How to Build an Herb Spiral

If you have herbs in your garden -- or want to -- the idea of keeping them in a tidy bed all to themselves, and close to your kitchen, probably has big appeal.  Easy access means you're more likely to remember to snip a few chives the next time you serve baked potatoes. That's not the only draw. Let's face it; some herbs can look shabby when mixed with showstopper bloomers like the ones you probably keep in your landscape beds. What they lack in visual appeal, they make up for in utility, though.  One way to make them shine, and keep them together, is to incorporate them into a garden spiral, in this case an herb spiral.

An herb spiral is a coiled garden bed that gradually rises in elevation as it curls in on itself. It has a number of advantages. Its construction makes it visually arresting, especially when viewed from above. This somewhat minimizes the reliance on showy plant specimens to make a statement. Because it builds upward instead of just outward, an herb spiral can contain many plants in a small space. It also conceals some of the plants behind the curve of the spiral, so a few wispy herbs in the mix are less likely to look "weedy" because they aren't all visible at the same time.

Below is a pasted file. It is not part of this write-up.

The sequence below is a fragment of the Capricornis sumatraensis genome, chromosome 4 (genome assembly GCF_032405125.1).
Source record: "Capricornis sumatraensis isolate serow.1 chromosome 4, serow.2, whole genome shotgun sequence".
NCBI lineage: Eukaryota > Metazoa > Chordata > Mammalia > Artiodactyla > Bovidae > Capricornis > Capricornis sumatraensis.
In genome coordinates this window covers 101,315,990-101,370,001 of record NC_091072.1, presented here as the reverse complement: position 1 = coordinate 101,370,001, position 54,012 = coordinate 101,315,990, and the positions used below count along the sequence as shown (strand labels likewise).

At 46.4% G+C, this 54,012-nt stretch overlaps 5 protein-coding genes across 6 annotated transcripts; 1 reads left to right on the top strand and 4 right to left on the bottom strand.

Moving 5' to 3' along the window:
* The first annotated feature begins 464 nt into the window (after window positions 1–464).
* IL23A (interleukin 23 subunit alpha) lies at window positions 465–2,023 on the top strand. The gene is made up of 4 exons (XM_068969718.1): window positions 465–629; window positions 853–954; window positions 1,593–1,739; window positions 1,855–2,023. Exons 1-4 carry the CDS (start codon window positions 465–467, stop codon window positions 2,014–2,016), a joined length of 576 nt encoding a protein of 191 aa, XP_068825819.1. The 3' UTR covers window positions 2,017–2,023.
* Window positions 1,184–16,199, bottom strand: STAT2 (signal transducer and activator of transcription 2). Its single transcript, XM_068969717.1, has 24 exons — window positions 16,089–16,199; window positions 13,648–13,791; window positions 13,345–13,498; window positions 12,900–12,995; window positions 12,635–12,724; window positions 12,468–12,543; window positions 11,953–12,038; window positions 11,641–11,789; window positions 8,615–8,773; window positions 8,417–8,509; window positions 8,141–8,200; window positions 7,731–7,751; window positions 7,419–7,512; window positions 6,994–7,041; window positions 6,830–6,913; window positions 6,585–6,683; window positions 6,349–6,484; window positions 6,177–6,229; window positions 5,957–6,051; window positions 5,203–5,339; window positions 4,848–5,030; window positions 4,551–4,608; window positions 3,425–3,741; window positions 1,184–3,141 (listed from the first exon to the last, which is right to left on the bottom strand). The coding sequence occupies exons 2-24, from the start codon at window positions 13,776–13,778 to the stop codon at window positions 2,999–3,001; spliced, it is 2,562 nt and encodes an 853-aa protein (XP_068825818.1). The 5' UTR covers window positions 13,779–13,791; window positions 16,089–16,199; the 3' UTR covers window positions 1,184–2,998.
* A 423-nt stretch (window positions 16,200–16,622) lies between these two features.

One of the biggest advantages of an herb spiral, though, is that the varying elevations in the bed, and its gradual changes in orientation, provide a variety of microclimates that benefit specific herbs. With some planning, this clever construction lets you keep very different herbs together while still offering each the environment it needs (dry, moist, bright, shady, etc.).

While you're planning your spring gardening projects, consider adding an herb spiral to the list. I've written a primer on the subject. You can find it in this month's issue of Maximum Yield magazine. This link will take you to its online location. Just click the numbers at the bottom of the screen and enter 117 (the page number): Spiraling Out

Photo courtesy of Flickr user Jeanne: 

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